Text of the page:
It is of secondary importance which cognitive abilities a person has. A mentally handicapped person tends to make better decisions than a person of high intellectual ability who is uneducated.

As such, I’ve always had more problems with intellectually capable people who refuse education, diversity, and experience — such as some religious people, without naming names — than with those who try their best.

The ignorant ones definitely worry me more. AI doesn’t worry me at all. Hopefully, when people are finally relieved of stupid work by artificial intelligence, they will learn to have time for what really matters.

Update 20 February 2023

Check this article: www.vice.com/en/article/k7bdmv/judge-used-chatgpt-to-make-court-…

The Ultimate Harmonic Mixing & Composing Chart

Before you dig in…

The Ultimate Harmonic Mixing & Composing Chart is a visual aid for musicians, producers, composers and DJs to easily create music that always has harmonic chord progressions. This sheet is now widely used worldwide as a teaching and practical tool in music and DJ schools and has been downloaded hundreds of thousands of times.

The situation

As both a DJ and composer, the Circle of Fifth or the Camelot Key Wheel system — amongst others — have always been handy tools for me to write and mix music harmonically. There are just too many options in chord progressions than I could ever have in my memory (maybe you can, but I don’t).

So yes, I could always have a look at above mentioned helpers to orientate myself through the notes and chords jungle, in case needed, which is not always the case. I have the most common chords in my head. Just not always.

As a composer I’m fine with the musical key/chord system, i.e. “A minor“, but as a DJ it isn’t very likely (for me, again) to remember all the musical chords to know what to mix into what. So, Mark Davis came up with Camelot Keys (used in Mixed in Key, which I prefer, because of its accuracy) and then there are the Open Keys (Traktor). Which is basically a range of 12 keys for each gender, major and minor chords. “A minor” is 8A (Camelot Key) or 1m (Open Key).

In a nutshell: if you mix 1A into 2A (and so forth, up until 12A and then into 1A again) you’re generally fine. Your mixing transitions will always be harmonic, no key clashes. This example is the very basic part of harmonic mixing or composing. And also, a bit boring if you do that all the time. It becomes really good and interesting when you use all the options within the world of chord progressions.

What I was missing in all those years of composing and mixing was ONE chart (to rule them all) that shows me ALL key/chord systems and their equivalents, their piano keys (very useful for composing) and their harmonic keys/chords. I searched the interwebs in order to find out if someone did this, but no one did.

The solution

So, I did it myself. 8 hours work and I had what I was looking for. And since I guess this could be useful for every musician/DJ, I want to share it here with you. This is how it looks like (click to open the full resolution file):

The Ultimate Harmonic Mixing Composing Chart
Click to open large version, right-click to save

You can download the high-res PNG image above, print it out and use it for yourself, if you like. Here’s a PDF and the original EXCEL version of it, in case you want to edit/modify something for your needs (let me know when you find mistakes or when you improved it!):

PDF | EXCEL

What does it do, how do I use this?

Let’s take an example for a composing or mixing situation:

The chord we’re working with at the moment is A minor (or 8A, or 1m). What shall be next? Everything in the table below — around the 8A — is possible, it will be harmonic. The closer to the 8A it is the more harmonic it’ll be.

Composing Keys

DJ Keys

Harmonic Keys

Western Music Scale
Piano Chord Keys
Camelot Key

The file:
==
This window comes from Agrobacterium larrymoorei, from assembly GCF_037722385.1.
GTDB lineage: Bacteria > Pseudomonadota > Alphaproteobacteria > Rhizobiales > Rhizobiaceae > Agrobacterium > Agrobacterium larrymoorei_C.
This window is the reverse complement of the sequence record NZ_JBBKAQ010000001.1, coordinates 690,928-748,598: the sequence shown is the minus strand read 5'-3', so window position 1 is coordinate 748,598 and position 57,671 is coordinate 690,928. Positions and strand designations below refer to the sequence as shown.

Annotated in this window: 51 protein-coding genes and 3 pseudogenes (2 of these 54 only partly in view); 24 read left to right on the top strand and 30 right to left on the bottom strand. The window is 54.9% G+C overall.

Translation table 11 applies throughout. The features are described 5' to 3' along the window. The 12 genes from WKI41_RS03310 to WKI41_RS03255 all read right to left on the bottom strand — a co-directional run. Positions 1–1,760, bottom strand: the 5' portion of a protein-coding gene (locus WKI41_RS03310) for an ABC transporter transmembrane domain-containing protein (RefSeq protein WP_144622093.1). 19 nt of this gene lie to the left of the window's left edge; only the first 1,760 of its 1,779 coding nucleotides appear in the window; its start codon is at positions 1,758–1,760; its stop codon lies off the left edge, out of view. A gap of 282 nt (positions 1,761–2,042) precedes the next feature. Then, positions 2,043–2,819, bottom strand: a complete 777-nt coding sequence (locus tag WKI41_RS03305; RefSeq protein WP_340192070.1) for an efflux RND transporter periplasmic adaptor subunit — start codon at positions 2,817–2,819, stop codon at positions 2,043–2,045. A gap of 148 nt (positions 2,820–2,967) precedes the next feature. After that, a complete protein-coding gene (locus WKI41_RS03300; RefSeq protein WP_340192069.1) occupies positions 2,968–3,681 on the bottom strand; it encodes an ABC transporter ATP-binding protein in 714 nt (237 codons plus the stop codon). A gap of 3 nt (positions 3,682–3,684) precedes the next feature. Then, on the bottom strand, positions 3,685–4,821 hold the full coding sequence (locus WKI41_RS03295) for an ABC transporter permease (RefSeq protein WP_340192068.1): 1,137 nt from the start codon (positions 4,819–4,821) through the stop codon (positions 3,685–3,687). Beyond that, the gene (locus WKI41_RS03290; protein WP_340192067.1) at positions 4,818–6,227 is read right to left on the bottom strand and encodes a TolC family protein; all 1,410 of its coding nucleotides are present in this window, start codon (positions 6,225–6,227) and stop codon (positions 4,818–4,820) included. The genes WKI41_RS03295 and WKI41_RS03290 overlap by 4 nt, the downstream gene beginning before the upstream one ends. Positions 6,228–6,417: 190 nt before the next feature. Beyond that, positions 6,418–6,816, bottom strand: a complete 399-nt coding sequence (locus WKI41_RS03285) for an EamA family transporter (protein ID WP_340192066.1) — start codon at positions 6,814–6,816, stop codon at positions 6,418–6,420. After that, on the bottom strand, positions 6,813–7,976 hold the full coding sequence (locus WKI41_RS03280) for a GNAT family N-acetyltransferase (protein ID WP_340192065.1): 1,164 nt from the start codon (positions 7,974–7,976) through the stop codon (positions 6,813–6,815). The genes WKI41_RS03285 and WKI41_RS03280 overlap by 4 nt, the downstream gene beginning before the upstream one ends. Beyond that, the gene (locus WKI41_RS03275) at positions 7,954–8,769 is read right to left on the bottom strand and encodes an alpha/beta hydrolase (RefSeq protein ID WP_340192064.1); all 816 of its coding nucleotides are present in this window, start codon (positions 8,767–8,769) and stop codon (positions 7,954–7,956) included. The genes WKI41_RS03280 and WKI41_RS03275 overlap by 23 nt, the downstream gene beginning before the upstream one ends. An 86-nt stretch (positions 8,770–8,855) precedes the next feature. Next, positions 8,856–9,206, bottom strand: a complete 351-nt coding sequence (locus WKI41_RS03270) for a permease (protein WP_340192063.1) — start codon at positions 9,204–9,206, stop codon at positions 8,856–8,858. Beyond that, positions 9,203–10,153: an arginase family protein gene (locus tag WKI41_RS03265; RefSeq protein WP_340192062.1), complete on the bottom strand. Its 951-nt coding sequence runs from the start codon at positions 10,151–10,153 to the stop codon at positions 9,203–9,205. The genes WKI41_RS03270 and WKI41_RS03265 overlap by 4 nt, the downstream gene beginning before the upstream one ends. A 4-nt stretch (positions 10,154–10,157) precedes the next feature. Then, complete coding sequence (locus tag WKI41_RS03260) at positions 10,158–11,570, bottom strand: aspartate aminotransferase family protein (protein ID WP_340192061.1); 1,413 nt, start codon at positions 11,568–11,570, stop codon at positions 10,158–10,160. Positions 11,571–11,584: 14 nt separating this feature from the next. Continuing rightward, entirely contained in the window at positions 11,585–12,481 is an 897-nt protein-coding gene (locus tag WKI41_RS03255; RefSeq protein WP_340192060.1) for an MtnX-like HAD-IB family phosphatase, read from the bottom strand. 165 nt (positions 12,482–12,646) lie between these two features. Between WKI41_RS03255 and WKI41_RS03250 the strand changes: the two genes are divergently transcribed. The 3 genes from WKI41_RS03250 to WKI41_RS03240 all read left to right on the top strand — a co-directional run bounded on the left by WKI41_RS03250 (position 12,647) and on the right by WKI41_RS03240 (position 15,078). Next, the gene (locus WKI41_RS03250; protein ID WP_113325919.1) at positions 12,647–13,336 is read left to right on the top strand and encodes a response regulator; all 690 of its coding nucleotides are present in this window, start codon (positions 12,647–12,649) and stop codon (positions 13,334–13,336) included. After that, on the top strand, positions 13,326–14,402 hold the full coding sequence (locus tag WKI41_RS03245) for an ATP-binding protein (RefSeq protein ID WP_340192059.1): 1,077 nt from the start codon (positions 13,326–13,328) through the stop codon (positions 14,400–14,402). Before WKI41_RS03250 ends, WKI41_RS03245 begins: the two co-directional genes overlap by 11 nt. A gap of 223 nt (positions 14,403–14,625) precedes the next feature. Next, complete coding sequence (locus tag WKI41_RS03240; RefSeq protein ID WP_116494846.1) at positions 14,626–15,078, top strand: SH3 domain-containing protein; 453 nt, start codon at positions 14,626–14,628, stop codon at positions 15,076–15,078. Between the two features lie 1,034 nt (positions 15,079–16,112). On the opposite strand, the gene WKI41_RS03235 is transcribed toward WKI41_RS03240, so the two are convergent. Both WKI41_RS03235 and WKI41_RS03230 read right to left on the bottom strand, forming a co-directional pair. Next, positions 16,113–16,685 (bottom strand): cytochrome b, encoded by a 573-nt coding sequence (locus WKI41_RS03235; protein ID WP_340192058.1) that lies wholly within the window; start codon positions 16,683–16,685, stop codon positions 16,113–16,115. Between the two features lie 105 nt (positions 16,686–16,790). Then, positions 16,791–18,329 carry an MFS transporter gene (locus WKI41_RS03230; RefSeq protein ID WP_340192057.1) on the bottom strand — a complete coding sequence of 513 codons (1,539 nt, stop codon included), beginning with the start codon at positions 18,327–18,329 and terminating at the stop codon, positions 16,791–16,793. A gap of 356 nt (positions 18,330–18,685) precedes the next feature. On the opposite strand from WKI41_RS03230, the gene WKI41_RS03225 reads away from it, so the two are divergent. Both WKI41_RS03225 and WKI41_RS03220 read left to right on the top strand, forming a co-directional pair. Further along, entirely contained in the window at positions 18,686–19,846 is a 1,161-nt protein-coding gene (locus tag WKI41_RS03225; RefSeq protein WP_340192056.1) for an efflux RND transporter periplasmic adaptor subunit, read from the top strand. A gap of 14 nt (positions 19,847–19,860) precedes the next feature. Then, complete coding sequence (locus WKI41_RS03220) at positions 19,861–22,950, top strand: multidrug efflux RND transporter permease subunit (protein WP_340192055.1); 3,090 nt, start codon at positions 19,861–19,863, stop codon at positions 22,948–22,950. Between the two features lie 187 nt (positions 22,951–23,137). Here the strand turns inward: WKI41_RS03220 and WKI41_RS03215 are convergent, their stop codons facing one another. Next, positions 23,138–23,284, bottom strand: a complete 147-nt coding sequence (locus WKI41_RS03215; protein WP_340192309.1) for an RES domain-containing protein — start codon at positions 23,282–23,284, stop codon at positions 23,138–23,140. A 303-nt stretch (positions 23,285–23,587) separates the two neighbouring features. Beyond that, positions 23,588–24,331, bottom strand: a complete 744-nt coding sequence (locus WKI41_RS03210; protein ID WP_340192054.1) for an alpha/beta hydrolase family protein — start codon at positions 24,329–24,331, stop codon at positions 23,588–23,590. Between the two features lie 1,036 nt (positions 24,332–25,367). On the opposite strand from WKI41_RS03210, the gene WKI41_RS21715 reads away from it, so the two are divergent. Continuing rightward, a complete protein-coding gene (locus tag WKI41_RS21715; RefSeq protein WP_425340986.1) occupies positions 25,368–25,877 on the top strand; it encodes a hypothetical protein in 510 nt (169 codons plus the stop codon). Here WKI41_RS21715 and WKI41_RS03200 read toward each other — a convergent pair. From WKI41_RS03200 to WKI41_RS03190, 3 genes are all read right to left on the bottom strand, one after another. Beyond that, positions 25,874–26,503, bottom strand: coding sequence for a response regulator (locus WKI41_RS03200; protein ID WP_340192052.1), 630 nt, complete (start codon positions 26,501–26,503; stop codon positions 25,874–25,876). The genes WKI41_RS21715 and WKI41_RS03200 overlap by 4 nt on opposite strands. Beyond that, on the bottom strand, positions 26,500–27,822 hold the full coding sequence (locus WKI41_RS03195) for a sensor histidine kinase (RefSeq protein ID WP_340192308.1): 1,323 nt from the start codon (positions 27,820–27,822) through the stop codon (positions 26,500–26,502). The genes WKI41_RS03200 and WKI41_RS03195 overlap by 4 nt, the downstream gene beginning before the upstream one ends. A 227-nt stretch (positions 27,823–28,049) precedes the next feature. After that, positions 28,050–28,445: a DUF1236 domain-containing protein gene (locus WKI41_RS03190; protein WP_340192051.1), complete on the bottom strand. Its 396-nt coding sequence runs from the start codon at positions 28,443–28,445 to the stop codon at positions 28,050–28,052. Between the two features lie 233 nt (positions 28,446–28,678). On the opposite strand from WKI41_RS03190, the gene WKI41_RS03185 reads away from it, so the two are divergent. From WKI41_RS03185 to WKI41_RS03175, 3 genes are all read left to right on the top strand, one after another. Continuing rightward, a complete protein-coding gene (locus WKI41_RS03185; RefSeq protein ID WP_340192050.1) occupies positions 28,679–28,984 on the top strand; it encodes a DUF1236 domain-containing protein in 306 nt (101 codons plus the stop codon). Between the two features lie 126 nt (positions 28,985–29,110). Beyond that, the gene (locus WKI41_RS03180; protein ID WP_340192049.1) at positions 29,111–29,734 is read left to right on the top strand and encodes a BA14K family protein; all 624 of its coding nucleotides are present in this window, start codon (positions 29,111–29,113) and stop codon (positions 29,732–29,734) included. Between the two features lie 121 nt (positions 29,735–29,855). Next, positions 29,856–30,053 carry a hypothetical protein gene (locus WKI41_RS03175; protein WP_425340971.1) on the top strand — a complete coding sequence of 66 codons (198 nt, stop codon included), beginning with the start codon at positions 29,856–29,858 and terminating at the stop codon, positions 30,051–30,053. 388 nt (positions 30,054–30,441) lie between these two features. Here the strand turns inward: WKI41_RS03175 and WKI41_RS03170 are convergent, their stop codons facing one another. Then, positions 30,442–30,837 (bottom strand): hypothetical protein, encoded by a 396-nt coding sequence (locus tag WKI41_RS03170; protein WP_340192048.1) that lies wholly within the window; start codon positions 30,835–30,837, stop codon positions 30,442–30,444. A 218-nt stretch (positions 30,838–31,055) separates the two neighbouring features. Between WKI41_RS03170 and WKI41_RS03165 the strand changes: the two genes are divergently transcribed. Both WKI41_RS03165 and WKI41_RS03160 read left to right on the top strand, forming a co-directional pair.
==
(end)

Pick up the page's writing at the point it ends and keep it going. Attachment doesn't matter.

Open Key
Scale Degree
DJ Keys up/down
D minor D + F + A 7A 12m Fourth (Sub-Dominant) -1
C major C + E + G 8B 1d Relative major

A minor

A + C + E

8A

1m

Same key (tonic)

E minor E + G + B 9A 2m Fifth (Dominant) 1
B-flat/♭ minor A# + C# + F 3A 8m Low energy boost 7
B minor B + D + F# 10A 3m High energy boost (supertonic) 2
A-flat/♭ minor G + B + D# 1A 6m Low energy drain -7
G minor G + A# + D 6A 11m High energy drain (leading tone) -2

But your decision what to do next is depending on the purpose. What kind of “feel” do you want to give your mix or composition?

Examples

Here are some possible chord progression scenarios, working with the Camelot Keys (which I prefer, at least for DJing), starting with 8A:

The “River”

That’s how I call it, it’s kind of a “secure standard”, nothing special, it’s just flowing along:

8A > 9A > 10A … 12A > 1A > 2A and so forth, until you’re at 7A and back into 8A again

Audio sample:

Music used: Ingo Vogelmann “Albert” (8A) > Tripswitch “Proximity Effect” (9A) > Mike Griego “What Lies Beyond” (10A) 

You can’t go wrong with this one, you just rock “around the clock”. Depending on the energy level of actual music/sequence used, transitions changes can be very energetic, though.

The “Little Ocean Wave”

The energy of this chord progression has the shape of an ocean wave or a sawtooth:

8A > 9A > 11A (+2 DJ keys, high energy boost) > 12A > 1a and so forth

Audio sample:

Music used: Ingo Vogelmann “Albert” (8A) > Tripswitch “Proximity Effect” (9A) > Bobby Deep “Egopunk” (11A) 

You can do this once in a while to give your mix a little energy boost, which makes it more interesting than the “River”.

The “Big Ocean Wave”

8A > 9A > 4A (+7 DJ keys, low energy boost) > 6A (+2 DJ keys, high energy boost) > 7a and so forth

Audio sample:

Music used: Ingo Vogelmann “Albert” (8A) > Tripswitch “Proximity Effect” (9A) > Michael A “Storm” (4A) > Robert Babicz “Kinect” (6A) 

Here you have a longer and progressive wave of energy rising, until it falls back to normal at 7A again, just like an ocean wave crashing and the next one building up again.

The “Wild Ocean”

It’s a bit stormy, and the waters stirred up, but everything is still harmonic and in place. This is the most “interesting” way of mixing, things shouldn’t become boring:

8A > 8B (relative major) > 9A > 4A (+7 DJ keys, low energy boost) > 4B (relative major) > 6B (+2 DJ keys, high energy boost) > 7B > 2B (+7 DJ keys, low energy boost) > 4B (+2 DJ keys, high energy boost) > 5B and so forth

Audio sample:

Music used: Third Son & Wally Lopez “Geometry” (8A) > Ingo Vogelmann “Empire On Fire” (8B) > Antrim “The Mystic Lovers” (9A) > Michael A “Storm” (4A) > Raw District Feat. Jinadu “Taking You Down” (Habischman Remix) (4B)

I could make up a hell of a lot more examples now (with even sillier names), but you most probably already get the idea. The options are really endless, and you’ll always be composing or DJing harmonic. The above scenarios are just examples. Find out what works for yourself, I’m sure you’ll have fun experimenting with chord progressions, using this nifty chart. Oh, and don’t mind the silly names … it’s just about giving things a name. 😉

It’s free! Download, share, modify, re-publish and generally do with it whatever you want. But please, don’t pretend you did this. Credit would be nice (and fair) but is no condition.